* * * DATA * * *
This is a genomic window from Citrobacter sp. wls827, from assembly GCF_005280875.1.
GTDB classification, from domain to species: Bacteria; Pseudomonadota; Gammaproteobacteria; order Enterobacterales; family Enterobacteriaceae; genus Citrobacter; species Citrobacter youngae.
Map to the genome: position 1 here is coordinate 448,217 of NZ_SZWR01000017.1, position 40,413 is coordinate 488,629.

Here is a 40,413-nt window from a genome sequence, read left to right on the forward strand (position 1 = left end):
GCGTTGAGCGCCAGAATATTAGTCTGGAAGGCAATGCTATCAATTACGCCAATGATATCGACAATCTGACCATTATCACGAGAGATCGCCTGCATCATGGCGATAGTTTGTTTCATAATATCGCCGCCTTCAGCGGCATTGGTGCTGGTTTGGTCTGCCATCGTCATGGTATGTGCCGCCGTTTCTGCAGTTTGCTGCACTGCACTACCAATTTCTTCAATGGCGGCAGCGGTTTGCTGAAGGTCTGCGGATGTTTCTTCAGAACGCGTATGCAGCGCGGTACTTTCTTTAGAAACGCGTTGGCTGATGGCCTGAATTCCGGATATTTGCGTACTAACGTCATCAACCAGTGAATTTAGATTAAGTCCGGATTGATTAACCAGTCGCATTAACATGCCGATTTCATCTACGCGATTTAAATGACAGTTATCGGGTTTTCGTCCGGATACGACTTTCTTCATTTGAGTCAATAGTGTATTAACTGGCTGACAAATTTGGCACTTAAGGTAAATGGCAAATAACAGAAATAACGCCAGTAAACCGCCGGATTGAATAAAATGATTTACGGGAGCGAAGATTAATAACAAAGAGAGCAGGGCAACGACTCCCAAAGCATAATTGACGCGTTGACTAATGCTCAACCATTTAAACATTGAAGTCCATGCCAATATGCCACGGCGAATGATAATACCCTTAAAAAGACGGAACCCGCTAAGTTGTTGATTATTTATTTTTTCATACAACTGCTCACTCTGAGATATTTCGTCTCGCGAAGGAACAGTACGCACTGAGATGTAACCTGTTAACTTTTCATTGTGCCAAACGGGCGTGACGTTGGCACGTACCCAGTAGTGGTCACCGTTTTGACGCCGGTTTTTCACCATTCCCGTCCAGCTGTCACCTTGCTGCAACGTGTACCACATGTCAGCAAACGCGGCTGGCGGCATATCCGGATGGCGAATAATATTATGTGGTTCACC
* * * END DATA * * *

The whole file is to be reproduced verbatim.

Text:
This is a genomic window from Citrobacter sp. wls827, from assembly GCF_005280875.1.
GTDB classification, from domain to species: Bacteria; Pseudomonadota; Gammaproteobacteria; order Enterobacterales; family Enterobacteriaceae; genus Citrobacter; species Citrobacter youngae.
Map to the genome: position 1 here is coordinate 448,217 of NZ_SZWR01000017.1, position 40,413 is coordinate 488,629.

Here is a 40,413-nt window from a genome sequence, read left to right on the forward strand (position 1 = left end):
GCGTTGAGCGCCAGAATATTAGTCTGGAAGGCAATGCTATCAATTACGCCAATGATATCGACAATCTGACCATTATCACGAGAGATCGCCTGCATCATGGCGATAGTTTGTTTCATAATATCGCCGCCTTCAGCGGCATTGGTGCTGGTTTGGTCTGCCATCGTCATGGTATGTGCCGCCGTTTCTGCAGTTTGCTGCACTGCACTACCAATTTCTTCAATGGCGGCAGCGGTTTGCTGAAGGTCTGCGGATGTTTCTTCAGAACGCGTATGCAGCGCGGTACTTTCTTTAGAAACGCGTTGGCTGATGGCCTGAATTCCGGATATTTGCGTACTAACGTCATCAACCAGTGAATTTAGATTAAGTCCGGATTGATTAACCAGTCGCATTAACATGCCGATTTCATCTACGCGATTTAAATGACAGTTATCGGGTTTTCGTCCGGATACGACTTTCTTCATTTGAGTCAATAGTGTATTAACTGGCTGACAAATTTGGCACTTAAGGTAAATGGCAAATAACAGAAATAACGCCAGTAAACCGCCGGATTGAATAAAATGATTTACGGGAGCGAAGATTAATAACAAAGAGAGCAGGGCAACGACTCCCAAAGCATAATTGACGCGTTGACTAATGCTCAACCATTTAAACATTGAAGTCCATGCCAATATGCCACGGCGAATGATAATACCCTTAAAAAGACGGAACCCGCTAAGTTGTTGATTATTTATTTTTTCATACAACTGCTCACTCTGAGATATTTCGTCTCGCGAAGGAACAGTACGCACTGAGATGTAACCTGTTAACTTTTCATTGTGCCAAACGGGCGTGACGTTGGCACGTACCCAGTAGTGGTCACCGTTTTGACGCCGGTTTTTCACCATTCCCGTCCAGCTGTCACCTTGCTGCAACGTGTACCACATGTCAGCAAACGCGGCTGGCGGCATATCCGGATGGCGAATAATATTATGTGGTTCACC